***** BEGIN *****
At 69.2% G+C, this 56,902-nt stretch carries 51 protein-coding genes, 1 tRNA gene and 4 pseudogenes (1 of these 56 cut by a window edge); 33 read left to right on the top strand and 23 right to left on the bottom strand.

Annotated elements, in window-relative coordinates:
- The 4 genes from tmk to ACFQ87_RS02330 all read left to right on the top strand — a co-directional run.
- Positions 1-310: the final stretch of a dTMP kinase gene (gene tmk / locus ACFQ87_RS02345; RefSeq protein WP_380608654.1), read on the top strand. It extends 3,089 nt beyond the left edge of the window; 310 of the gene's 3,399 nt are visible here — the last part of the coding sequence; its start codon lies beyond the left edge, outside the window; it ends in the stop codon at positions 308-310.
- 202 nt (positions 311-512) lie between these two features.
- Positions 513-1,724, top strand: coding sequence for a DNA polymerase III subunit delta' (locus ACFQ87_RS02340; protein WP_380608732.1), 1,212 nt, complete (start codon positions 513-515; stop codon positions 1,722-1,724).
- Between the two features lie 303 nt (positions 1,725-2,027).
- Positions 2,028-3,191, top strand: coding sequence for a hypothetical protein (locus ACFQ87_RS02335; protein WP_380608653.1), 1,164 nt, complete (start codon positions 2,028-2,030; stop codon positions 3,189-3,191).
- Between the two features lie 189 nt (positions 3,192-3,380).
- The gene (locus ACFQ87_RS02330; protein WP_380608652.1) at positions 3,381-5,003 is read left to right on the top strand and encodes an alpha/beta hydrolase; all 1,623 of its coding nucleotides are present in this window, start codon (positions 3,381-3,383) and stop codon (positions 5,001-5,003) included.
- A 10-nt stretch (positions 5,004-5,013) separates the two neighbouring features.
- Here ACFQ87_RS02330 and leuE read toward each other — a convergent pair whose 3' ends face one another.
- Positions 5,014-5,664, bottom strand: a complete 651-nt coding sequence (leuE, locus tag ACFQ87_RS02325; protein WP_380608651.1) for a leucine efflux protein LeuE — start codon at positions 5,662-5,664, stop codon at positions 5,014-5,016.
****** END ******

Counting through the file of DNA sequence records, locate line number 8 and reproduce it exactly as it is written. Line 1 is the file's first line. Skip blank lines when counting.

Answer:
- Positions 2,028-3,191, top strand: coding sequence for a hypothetical protein (locus ACFQ87_RS02335; protein WP_380608653.1), 1,164 nt, complete (start codon positions 2,028-2,030; stop codon positions 3,189-3,191).